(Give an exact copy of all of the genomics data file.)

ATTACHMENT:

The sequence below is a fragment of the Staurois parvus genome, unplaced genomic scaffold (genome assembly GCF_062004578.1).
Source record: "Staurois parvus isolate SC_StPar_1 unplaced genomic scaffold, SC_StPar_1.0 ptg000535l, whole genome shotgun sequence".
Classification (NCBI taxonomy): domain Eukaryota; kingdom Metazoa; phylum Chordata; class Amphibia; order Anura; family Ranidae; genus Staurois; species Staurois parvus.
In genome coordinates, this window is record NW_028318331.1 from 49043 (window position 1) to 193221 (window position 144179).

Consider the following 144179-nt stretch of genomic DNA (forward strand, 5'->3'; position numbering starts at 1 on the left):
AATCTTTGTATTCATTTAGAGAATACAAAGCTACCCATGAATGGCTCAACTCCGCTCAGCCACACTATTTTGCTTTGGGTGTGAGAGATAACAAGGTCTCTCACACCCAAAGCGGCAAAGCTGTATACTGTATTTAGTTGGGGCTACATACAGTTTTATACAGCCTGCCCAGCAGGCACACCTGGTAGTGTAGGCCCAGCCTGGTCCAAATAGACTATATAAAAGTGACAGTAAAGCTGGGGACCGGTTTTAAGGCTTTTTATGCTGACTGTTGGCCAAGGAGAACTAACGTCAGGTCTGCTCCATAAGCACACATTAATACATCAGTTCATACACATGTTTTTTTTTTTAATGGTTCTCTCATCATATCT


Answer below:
The sequence below is a fragment of the Staurois parvus genome, unplaced genomic scaffold (genome assembly GCF_062004578.1).
Source record: "Staurois parvus isolate SC_StPar_1 unplaced genomic scaffold, SC_StPar_1.0 ptg000535l, whole genome shotgun sequence".
Classification (NCBI taxonomy): domain Eukaryota; kingdom Metazoa; phylum Chordata; class Amphibia; order Anura; family Ranidae; genus Staurois; species Staurois parvus.
In genome coordinates, this window is record NW_028318331.1 from 49043 (window position 1) to 193221 (window position 144179).

Consider the following 144179-nt stretch of genomic DNA (forward strand, 5'->3'; position numbering starts at 1 on the left):
AATCTTTGTATTCATTTAGAGAATACAAAGCTACCCATGAATGGCTCAACTCCGCTCAGCCACACTATTTTGCTTTGGGTGTGAGAGATAACAAGGTCTCTCACACCCAAAGCGGCAAAGCTGTATACTGTATTTAGTTGGGGCTACATACAGTTTTATACAGCCTGCCCAGCAGGCACACCTGGTAGTGTAGGCCCAGCCTGGTCCAAATAGACTATATAAAAGTGACAGTAAAGCTGGGGACCGGTTTTAAGGCTTTTTATGCTGACTGTTGGCCAAGGAGAACTAACGTCAGGTCTGCTCCATAAGCACACATTAATACATCAGTTCATACACATGTTTTTTTTTTTAATGGTTCTCTCATCATATCT